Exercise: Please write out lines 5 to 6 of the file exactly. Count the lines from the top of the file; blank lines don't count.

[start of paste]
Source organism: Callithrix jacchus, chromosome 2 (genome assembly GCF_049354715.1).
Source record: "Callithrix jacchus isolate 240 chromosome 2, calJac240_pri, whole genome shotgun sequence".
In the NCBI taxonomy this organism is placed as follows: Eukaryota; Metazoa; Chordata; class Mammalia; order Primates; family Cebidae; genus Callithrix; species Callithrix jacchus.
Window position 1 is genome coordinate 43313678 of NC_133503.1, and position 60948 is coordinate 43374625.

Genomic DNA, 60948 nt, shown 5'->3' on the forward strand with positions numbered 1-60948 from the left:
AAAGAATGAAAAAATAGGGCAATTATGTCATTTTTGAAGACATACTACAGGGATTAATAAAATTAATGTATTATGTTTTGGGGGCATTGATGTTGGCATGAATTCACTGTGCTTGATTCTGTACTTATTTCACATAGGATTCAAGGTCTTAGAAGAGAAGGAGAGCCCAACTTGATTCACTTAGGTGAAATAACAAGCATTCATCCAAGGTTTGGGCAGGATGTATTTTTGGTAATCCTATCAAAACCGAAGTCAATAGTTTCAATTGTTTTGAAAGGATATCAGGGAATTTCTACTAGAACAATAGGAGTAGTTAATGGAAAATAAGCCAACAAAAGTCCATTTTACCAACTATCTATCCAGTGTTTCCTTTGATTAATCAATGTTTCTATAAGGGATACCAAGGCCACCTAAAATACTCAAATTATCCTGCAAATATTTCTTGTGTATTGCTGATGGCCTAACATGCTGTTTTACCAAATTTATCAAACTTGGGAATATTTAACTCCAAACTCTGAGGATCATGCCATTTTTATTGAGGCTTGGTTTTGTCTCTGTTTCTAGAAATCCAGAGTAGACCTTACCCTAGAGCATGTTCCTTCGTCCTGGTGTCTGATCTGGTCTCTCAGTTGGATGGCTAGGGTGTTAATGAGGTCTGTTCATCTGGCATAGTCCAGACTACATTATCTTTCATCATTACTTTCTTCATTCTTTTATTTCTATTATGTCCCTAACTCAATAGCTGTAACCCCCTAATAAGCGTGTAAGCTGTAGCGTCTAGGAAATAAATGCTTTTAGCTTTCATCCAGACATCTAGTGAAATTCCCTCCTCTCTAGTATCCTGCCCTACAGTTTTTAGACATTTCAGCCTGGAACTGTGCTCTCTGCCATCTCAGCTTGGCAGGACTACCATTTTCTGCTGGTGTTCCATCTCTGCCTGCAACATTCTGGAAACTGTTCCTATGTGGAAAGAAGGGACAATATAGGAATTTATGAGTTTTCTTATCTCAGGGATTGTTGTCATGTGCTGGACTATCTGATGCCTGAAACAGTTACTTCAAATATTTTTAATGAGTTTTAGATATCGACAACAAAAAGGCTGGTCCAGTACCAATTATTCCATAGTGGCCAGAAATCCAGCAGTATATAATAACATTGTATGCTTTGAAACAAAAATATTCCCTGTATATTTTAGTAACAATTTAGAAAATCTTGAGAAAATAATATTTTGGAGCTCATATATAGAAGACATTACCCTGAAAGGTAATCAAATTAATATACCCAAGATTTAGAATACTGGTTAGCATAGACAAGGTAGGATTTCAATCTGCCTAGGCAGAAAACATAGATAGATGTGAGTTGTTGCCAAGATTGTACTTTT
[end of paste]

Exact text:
Genomic DNA, 60948 nt, shown 5'->3' on the forward strand with positions numbered 1-60948 from the left:
AAAGAATGAAAAAATAGGGCAATTATGTCATTTTTGAAGACATACTACAGGGATTAATAAAATTAATGTATTATGTTTTGGGGGCATTGATGTTGGCATGAATTCACTGTGCTTGATTCTGTACTTATTTCACATAGGATTCAAGGTCTTAGAAGAGAAGGAGAGCCCAACTTGATTCACTTAGGTGAAATAACAAGCATTCATCCAAGGTTTGGGCAGGATGTATTTTTGGTAATCCTATCAAAACCGAAGTCAATAGTTTCAATTGTTTTGAAAGGATATCAGGGAATTTCTACTAGAACAATAGGAGTAGTTAATGGAAAATAAGCCAACAAAAGTCCATTTTACCAACTATCTATCCAGTGTTTCCTTTGATTAATCAATGTTTCTATAAGGGATACCAAGGCCACCTAAAATACTCAAATTATCCTGCAAATATTTCTTGTGTATTGCTGATGGCCTAACATGCTGTTTTACCAAATTTATCAAACTTGGGAATATTTAACTCCAAACTCTGAGGATCATGCCATTTTTATTGAGGCTTGGTTTTGTCTCTGTTTCTAGAAATCCAGAGTAGACCTTACCCTAGAGCATGTTCCTTCGTCCTGGTGTCTGATCTGGTCTCTCAGTTGGATGGCTAGGGTGTTAATGAGGTCTGTTCATCTGGCATAGTCCAGACTACATTATCTTTCATCATTACTTTCTTCATTCTTTTATTTCTATTATGTCCCTAACTCAATAGCTGTAACCCCCTAATAAGCGTGTAAGCTGTAGCGTCTAGGAAATAAATGCTTTTAGCTTTCATCCAGACATCTAGTGAAATTCCCTCCTCTCTAGTATCCTGCCCTACAGTTTTTAGACATTTCAGCCTGGAACTGTGCTCTCTGCCATCTCAGCTTGGCAGGACTACCATTTTCTGCTGGTGTTCCATCTCTGCCTGCAACATTCTGGAAACTGTTCCTATGTGGAAAGAAGGGACAATATAGGAATTTATGAGTTTTCTTATCTCAGGGATTGTTGTCATGTGCTGGACTATCTGATGCCTGAAACAGTTACTTCAAATATTTTTAATGAGTTTTAGATATCGACAACAAAAAGGCTGGTCCAGTACCAATTATTCCATAGTGGCCAGAAATCCAGCAGTATATAATAACATTGTATGCTTTGAAACAAAAATATTCCCTGTATATTTTAGTAACAATTTAGAAAATCTTGAGAAAATAATATTTTGGAGCTCATATATAGAAGACATTACCCTGAAAGGTAATCAAATTAATATACCCAAGATTTAGAATACTGGTTAGCATAGACAAGGTAGGATTTCAATCTGCCTAGGCAGAAAACATAGATAGATGTGAGTTGTTGCCAAGATTGTACTTTT